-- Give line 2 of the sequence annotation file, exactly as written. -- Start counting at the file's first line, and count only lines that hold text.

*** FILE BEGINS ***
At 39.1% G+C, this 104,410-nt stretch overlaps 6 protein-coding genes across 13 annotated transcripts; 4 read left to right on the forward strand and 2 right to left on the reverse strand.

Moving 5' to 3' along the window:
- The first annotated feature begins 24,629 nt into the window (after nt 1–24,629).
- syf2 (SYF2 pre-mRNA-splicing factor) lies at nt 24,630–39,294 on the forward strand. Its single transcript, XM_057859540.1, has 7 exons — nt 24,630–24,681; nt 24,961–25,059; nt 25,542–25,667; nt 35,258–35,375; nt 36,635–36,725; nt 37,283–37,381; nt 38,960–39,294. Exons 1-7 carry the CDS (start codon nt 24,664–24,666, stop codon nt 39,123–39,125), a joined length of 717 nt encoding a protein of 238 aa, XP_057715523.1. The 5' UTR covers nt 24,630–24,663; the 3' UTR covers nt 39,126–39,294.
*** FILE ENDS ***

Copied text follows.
Moving 5' to 3' along the window: